password: and the entries of the
Next, you need to start the VpnCloud network and enable it to automatically start:
$> sudo service vpncloud@mynet start $> sudo systemctl enable vpncloud@mynet
mynet in those commands needs to be the same as the filename in
/etc/vpncloud (minus the
Using the VPN
Once all nodes have been configured and started as described you can use your VPN. You should be able to ping other nodes by their IP:
$> ping 10.67.89.1
and connect to them via SSH (assuming an SSH server is installed and enabled at the destination):
$> ssh 10.67.89.1
Depending on the software installed on the destination, you should be able to do the following:
- Start graphical applications using
- Access your files on the remote computer by entering
sftp://10.67.89.1as location in your file manager (most of them support
- Access other computers on that network by using the peer as a jump host, i.e. log on to your peer and there run another
sshto connect to the other computer.
- Access services on the remote network via SSH port forwarding, e.g.
ssh -L 80:fritz.box:80 10.67.89.1
Tired of remembering which peer is
10.67.89.1 and which one is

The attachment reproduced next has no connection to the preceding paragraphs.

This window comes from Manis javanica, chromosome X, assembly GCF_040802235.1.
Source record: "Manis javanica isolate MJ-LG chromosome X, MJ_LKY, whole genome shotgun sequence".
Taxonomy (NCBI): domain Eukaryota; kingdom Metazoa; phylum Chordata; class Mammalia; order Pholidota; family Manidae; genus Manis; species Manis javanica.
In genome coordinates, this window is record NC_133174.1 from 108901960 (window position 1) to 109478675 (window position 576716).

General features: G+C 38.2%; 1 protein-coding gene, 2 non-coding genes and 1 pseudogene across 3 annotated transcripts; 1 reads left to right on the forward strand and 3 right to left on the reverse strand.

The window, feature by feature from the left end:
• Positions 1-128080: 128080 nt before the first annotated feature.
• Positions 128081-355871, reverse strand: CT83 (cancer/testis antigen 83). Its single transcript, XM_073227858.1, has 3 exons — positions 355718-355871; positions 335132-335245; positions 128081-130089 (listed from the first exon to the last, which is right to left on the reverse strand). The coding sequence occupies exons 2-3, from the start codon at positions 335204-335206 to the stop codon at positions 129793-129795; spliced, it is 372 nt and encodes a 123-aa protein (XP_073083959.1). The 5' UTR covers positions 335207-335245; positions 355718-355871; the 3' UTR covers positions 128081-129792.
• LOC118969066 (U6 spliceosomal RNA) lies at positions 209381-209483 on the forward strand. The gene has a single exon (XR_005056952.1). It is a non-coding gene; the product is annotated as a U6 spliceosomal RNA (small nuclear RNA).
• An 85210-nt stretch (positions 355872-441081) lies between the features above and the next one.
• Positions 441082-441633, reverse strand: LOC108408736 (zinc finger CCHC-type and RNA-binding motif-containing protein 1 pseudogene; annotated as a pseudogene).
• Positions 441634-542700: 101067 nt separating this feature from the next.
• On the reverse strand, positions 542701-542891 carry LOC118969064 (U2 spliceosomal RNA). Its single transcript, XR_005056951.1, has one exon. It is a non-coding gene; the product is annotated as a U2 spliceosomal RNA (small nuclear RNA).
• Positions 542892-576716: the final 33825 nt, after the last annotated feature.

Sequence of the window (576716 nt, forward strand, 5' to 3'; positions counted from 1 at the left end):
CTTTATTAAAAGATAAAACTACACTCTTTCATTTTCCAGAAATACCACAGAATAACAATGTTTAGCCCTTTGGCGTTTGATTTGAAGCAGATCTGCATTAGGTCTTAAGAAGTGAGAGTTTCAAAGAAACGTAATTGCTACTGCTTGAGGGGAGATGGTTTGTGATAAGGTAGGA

10.67.89.2? You can give them names.
$> sudo nano /etc/hosts
and add lines for all peers like this:
10.67.89.1 mynode1.mynet 10.67.89.2 mynode2.mynet
Make sure to not mess up the other entries in that file, they are important.
Debugging problems with the VPN
Here are some commands and things to check in order to debug your setup.
This will tell you whether VpnCloud is running and will show some log entries that might contain an error message:
$> service vpncloud@mynet status
Check the log file at
/var/log/vpncloud.mynet.log. If you see repeated errors or warnings this might be the reason for your problems. Also this file will contain a history of peers coming and going.
Ping peers to see if you have a working connection to them:
$> ping 10.67.89.1
Look at the VpnCloud statistics at
peers:list will contain all current connections.
forwarding_table:will contain all known VPN addresses and to which node they belong.
payload_traffic:you can see how much traffic is flowing to the peers and the addresses within the VPN.
- The values under
dropped_payload_trafficmight indicate problems, however even nodes that work normally can have some packets listed here.